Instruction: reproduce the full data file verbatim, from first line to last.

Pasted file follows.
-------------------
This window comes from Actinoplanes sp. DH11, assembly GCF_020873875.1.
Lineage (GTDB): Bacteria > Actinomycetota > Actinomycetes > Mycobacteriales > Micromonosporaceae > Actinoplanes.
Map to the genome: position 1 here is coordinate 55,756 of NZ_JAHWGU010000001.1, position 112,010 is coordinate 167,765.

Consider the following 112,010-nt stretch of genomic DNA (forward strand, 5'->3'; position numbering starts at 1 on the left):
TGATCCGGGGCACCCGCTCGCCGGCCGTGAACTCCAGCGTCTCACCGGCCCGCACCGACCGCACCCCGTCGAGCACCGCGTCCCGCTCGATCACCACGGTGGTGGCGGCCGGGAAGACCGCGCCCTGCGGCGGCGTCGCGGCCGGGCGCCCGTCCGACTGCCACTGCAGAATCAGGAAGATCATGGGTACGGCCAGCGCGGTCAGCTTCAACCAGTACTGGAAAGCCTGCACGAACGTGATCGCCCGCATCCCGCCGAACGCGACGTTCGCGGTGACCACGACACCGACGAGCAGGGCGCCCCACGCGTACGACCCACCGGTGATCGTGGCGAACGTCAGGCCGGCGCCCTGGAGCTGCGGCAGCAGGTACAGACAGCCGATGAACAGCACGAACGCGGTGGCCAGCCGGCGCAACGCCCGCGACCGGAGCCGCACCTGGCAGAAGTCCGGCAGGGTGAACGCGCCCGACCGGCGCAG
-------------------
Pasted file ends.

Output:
This window comes from Actinoplanes sp. DH11, assembly GCF_020873875.1.
Lineage (GTDB): Bacteria > Actinomycetota > Actinomycetes > Mycobacteriales > Micromonosporaceae > Actinoplanes.
Map to the genome: position 1 here is coordinate 55,756 of NZ_JAHWGU010000001.1, position 112,010 is coordinate 167,765.

Consider the following 112,010-nt stretch of genomic DNA (forward strand, 5'->3'; position numbering starts at 1 on the left):
TGATCCGGGGCACCCGCTCGCCGGCCGTGAACTCCAGCGTCTCACCGGCCCGCACCGACCGCACCCCGTCGAGCACCGCGTCCCGCTCGATCACCACGGTGGTGGCGGCCGGGAAGACCGCGCCCTGCGGCGGCGTCGCGGCCGGGCGCCCGTCCGACTGCCACTGCAGAATCAGGAAGATCATGGGTACGGCCAGCGCGGTCAGCTTCAACCAGTACTGGAAAGCCTGCACGAACGTGATCGCCCGCATCCCGCCGAACGCGACGTTCGCGGTGACCACGACACCGACGAGCAGGGCGCCCCACGCGTACGACCCACCGGTGATCGTGGCGAACGTCAGGCCGGCGCCCTGGAGCTGCGGCAGCAGGTACAGACAGCCGATGAACAGCACGAACGCGGTGGCCAGCCGGCGCAACGCCCGCGACCGGAGCCGCACCTGGCAGAAGTCCGGCAGGGTGAACGCGCCCGACCGGCGCAG